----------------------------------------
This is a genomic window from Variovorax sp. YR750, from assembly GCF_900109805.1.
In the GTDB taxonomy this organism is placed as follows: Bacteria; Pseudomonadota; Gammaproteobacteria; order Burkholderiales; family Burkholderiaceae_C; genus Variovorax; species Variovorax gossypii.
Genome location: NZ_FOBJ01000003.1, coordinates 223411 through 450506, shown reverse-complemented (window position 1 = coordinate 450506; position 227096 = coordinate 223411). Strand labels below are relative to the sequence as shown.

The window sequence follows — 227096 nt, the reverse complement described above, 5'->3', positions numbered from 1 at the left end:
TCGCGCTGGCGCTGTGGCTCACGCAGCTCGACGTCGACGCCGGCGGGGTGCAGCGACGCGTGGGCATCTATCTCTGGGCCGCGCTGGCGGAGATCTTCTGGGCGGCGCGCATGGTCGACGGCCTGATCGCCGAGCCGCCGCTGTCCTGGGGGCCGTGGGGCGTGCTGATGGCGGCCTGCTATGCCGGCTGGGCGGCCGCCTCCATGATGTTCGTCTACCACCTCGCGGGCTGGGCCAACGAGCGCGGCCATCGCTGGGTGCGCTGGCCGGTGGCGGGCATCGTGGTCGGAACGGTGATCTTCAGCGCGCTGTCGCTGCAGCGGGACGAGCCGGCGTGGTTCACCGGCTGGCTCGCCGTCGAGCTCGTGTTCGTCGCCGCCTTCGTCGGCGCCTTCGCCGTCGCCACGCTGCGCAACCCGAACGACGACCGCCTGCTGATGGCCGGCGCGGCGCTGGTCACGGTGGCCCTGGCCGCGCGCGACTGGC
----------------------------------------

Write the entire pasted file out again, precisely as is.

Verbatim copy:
This is a genomic window from Variovorax sp. YR750, from assembly GCF_900109805.1.
In the GTDB taxonomy this organism is placed as follows: Bacteria; Pseudomonadota; Gammaproteobacteria; order Burkholderiales; family Burkholderiaceae_C; genus Variovorax; species Variovorax gossypii.
Genome location: NZ_FOBJ01000003.1, coordinates 223411 through 450506, shown reverse-complemented (window position 1 = coordinate 450506; position 227096 = coordinate 223411). Strand labels below are relative to the sequence as shown.

The window sequence follows — 227096 nt, the reverse complement described above, 5'->3', positions numbered from 1 at the left end:
TCGCGCTGGCGCTGTGGCTCACGCAGCTCGACGTCGACGCCGGCGGGGTGCAGCGACGCGTGGGCATCTATCTCTGGGCCGCGCTGGCGGAGATCTTCTGGGCGGCGCGCATGGTCGACGGCCTGATCGCCGAGCCGCCGCTGTCCTGGGGGCCGTGGGGCGTGCTGATGGCGGCCTGCTATGCCGGCTGGGCGGCCGCCTCCATGATGTTCGTCTACCACCTCGCGGGCTGGGCCAACGAGCGCGGCCATCGCTGGGTGCGCTGGCCGGTGGCGGGCATCGTGGTCGGAACGGTGATCTTCAGCGCGCTGTCGCTGCAGCGGGACGAGCCGGCGTGGTTCACCGGCTGGCTCGCCGTCGAGCTCGTGTTCGTCGCCGCCTTCGTCGGCGCCTTCGCCGTCGCCACGCTGCGCAACCCGAACGACGACCGCCTGCTGATGGCCGGCGCGGCGCTGGTCACGGTGGCCCTGGCCGCGCGCGACTGGC